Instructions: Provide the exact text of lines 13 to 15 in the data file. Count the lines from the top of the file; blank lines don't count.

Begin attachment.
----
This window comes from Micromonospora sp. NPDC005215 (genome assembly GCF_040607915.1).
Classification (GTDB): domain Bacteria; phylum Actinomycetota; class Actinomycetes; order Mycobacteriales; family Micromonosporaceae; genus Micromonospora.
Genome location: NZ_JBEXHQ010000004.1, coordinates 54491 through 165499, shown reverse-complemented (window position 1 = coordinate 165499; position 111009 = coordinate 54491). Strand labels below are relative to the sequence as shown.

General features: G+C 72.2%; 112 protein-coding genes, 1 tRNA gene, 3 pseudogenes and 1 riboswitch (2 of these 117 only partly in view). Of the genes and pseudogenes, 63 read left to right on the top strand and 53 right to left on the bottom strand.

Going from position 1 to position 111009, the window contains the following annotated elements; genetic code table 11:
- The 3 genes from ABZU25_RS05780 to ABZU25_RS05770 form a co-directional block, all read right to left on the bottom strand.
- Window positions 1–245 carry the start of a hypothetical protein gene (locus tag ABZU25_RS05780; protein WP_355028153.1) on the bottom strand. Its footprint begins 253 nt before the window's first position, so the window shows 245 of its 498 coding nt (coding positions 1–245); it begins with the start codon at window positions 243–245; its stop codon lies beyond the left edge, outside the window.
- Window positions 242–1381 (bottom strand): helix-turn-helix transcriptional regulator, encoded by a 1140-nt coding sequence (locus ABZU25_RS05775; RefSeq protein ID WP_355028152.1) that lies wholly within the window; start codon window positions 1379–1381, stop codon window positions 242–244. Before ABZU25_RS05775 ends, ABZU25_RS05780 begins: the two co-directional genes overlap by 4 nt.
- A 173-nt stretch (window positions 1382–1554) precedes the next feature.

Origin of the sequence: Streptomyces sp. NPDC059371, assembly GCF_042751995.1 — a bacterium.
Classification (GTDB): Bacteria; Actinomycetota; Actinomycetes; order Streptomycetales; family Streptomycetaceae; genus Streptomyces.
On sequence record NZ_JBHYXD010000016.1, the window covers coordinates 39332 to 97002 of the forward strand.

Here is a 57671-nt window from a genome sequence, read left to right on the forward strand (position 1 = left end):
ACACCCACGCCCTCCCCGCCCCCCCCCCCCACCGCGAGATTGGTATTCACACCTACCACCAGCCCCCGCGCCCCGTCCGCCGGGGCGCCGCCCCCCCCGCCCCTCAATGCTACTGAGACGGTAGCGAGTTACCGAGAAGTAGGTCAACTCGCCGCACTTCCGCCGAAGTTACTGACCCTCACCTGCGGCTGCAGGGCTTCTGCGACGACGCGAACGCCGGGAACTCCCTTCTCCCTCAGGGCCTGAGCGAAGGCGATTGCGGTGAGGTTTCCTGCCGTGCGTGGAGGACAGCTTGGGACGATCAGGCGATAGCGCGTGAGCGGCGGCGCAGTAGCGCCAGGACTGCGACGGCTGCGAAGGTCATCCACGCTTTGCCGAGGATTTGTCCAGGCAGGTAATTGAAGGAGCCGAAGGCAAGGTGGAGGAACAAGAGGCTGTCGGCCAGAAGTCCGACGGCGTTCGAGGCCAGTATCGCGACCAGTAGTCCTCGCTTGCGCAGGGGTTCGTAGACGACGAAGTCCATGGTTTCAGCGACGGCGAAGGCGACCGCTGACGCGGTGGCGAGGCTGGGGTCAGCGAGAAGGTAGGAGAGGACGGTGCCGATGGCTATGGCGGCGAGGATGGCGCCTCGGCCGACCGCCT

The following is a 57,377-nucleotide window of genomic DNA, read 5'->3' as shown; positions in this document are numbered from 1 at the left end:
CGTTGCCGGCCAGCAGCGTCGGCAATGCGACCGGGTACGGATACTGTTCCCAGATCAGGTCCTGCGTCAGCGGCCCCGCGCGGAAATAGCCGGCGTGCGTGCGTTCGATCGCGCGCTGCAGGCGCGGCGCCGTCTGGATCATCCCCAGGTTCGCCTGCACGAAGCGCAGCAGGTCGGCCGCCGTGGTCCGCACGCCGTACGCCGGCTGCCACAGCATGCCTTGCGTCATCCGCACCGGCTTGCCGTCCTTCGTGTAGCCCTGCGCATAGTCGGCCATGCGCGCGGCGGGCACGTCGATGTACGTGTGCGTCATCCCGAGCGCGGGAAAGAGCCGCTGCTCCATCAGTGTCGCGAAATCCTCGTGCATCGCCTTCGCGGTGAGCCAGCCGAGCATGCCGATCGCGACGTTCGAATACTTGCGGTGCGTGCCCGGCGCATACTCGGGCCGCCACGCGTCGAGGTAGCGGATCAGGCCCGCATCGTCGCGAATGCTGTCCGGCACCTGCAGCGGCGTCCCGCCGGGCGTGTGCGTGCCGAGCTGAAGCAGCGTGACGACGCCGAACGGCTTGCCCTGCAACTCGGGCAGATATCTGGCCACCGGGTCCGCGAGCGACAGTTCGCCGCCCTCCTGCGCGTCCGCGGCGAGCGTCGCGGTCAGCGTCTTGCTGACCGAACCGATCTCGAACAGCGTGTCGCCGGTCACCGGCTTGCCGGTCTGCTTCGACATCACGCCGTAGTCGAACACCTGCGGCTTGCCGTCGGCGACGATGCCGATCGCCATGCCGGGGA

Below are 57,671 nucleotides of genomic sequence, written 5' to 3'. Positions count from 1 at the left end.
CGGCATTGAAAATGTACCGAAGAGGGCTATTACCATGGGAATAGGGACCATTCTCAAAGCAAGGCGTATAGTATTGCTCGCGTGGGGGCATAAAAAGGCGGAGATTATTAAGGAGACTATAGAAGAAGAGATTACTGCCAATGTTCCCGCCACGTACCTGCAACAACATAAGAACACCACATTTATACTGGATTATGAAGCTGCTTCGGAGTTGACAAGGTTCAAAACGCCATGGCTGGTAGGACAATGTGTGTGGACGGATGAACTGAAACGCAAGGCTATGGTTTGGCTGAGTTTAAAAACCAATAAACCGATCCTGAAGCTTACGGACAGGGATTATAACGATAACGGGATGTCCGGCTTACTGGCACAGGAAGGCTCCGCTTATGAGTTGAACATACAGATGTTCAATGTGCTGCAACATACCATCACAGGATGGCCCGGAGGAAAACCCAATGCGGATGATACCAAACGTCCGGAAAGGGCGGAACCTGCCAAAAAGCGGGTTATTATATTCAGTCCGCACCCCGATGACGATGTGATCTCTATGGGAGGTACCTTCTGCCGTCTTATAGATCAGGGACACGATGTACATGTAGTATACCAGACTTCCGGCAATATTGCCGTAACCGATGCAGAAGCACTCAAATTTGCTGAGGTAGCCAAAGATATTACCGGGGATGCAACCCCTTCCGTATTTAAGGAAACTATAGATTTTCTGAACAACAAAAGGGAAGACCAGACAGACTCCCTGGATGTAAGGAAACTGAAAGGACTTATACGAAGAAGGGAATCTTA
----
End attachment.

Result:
Here is a 57671-nt window from a genome sequence, read left to right on the forward strand (position 1 = left end):
ACACCCACGCCCTCCCCGCCCCCCCCCCCCACCGCGAGATTGGTATTCACACCTACCACCAGCCCCCGCGCCCCGTCCGCCGGGGCGCCGCCCCCCCCGCCCCTCAATGCTACTGAGACGGTAGCGAGTTACCGAGAAGTAGGTCAACTCGCCGCACTTCCGCCGAAGTTACTGACCCTCACCTGCGGCTGCAGGGCTTCTGCGACGACGCGAACGCCGGGAACTCCCTTCTCCCTCAGGGCCTGAGCGAAGGCGATTGCGGTGAGGTTTCCTGCCGTGCGTGGAGGACAGCTTGGGACGATCAGGCGATAGCGCGTGAGCGGCGGCGCAGTAGCGCCAGGACTGCGACGGCTGCGAAGGTCATCCACGCTTTGCCGAGGATTTGTCCAGGCAGGTAATTGAAGGAGCCGAAGGCAAGGTGGAGGAACAAGAGGCTGTCGGCCAGAAGTCCGACGGCGTTCGAGGCCAGTATCGCGACCAGTAGTCCTCGCTTGCGCAGGGGTTCGTAGACGACGAAGTCCATGGTTTCAGCGACGGCGAAGGCGACCGCTGACGCGGTGGCGAGGCTGGGGTCAGCGAGAAGGTAGGAGAGGACGGTGCCGATGGCTATGGCGGCGAGGATGGCGCCTCGGCCGACCGCCT

The following is a 57,377-nucleotide window of genomic DNA, read 5'->3' as shown; positions in this document are numbered from 1 at the left end: